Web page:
Chris Lee always sends the most interesting dispatches to the mighty Hero Complex. Like his piece on Kevin Smith confessing that his weight was so bad that he broke a toilet or the one about “The Transporter” hero being gay. Lee walks the weird edge of the showbiz beat, and here’s his latest must-read scoop…
In Quentin Tarantino’s freewheeling World War II action-drama “Inglourious Basterds,” which hits theaters today, Eli Roth gets his biggest film role to date. He portrays a rage-fueled Jewish-American covert operative out to destabilize Nazis in German-occupied France through terrorism. While other “basterds” collect Nazi scalps, Roth’s character Donnie Donowitz — who’s dubbed “the Bear Jew” by fear-stricken Nazi troops in the movie — prefers to bash their brains out with a baseball bat. (There’s more about his crucial part in “Basterds” in this story about Roth that ran in The Times last Sunday.)
If you know anything about Roth, though, you are well aware that acting is just a sideline. He’s the writer-director-producer of controversial “torture porn” movies “Hostel” and “Hostel Part II.” The polarizing horror auteur, who is both loved and loathed by film fans, burst on the scene in 2002 with his debut feature “Cabin Fever,” a canny, low-budget horror flick that made a bundle for Lionsgate and put Roth squarely on the Hollywood map.
What you may not know about Roth, however, is that before upsetting horror purists with such cinematic gems as a woman getting her eyeball blow-torched and a cheerleader doing a splits onto a giant hunting knife, he was seriously considering a movie adaptation of “Baywatch.”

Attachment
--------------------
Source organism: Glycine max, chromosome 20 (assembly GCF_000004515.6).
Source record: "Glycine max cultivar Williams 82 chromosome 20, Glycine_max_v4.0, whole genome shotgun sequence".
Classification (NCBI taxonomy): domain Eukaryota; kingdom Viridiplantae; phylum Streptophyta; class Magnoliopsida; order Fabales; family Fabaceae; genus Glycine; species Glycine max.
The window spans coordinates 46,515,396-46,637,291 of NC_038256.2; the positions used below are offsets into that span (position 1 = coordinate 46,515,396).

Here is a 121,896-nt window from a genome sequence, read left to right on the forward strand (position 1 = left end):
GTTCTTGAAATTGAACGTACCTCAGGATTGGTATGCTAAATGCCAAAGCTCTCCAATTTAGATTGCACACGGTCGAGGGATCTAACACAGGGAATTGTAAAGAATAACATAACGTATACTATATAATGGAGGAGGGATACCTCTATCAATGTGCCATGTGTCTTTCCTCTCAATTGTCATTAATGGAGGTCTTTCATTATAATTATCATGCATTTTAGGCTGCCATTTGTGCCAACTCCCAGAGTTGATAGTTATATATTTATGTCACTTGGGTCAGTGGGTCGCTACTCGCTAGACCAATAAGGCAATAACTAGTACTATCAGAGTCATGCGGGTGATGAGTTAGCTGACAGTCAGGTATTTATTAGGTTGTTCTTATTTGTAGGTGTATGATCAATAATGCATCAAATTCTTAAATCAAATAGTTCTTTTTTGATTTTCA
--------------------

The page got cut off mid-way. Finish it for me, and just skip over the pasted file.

He told me all about that brush with potential greatness earlier this month while sitting on a synthetic rock outside Hollywood’s ArcLight Cinemas.
“After ‘Cabin Fever,’ I had this meeting at CAA with my agents,” Roth said. “They said, ‘There’s this project and this project, but what do you think about directing “Baywatch”?’ And I was like, ‘I want to do it! I’ll cash in all my credibility!‘”
He continued: “They said, ‘There’s no writer.’ So I called up my friend Richard Kelly, the man who did a movie called ‘Donnie Darko.’ I was like, ‘Rich, I have a great idea. It’ll be ridiculous. We’ll make it like a “Simpsons” episode, totally absurd.’ And so we went and met with the producers who owned the rights. We said, ‘You can say, “From the creators of ‘Cabin Fever’ and ‘Donnie Darko’ — ‘Baywatch 3-Double-D’!”‘”
Roth and Kelly enthusiastically pursued the project, envisioning the blow back from their core constituencies.
“The fanboys will riot!” Roth said. “The Internet nerds will go crazy, saying, ‘Those dorks just wanted to meet girls in bikinis and they couldn’t do it any other way! We supported your weirdo movies and now you sold us out to hang out with a bunch of bimbos!'”
Then, of course, a cold blast of Hollywood reality intervened.
“We went on a bunch of pitch meetings and the next thing that happened was DreamWorks wanted it, but they wanted it to be an action movie. They wanted to hire their own writer and director. So all those jokes went out the window. Then I went off to direct ‘Hostel.'”
Like a jilted lover, Roth still pines for the one that got away and, worse, is now seeing other guys. “The producers have got one of the writers of ‘The Hangover’ to write it now,” he said. “Which is exactly what I thought it should be.”
— Chris Lee
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CREDITS: Eli Roth portrait by Kirk McKoy/Los Angeles Times. “Baywatch,” GTG Entertainment, photo from the Los Angeles Times archives. Roth in “Basterds,” Weinstein Co. Tarantino portrait by Spencer Weiner/Los Angeles Times.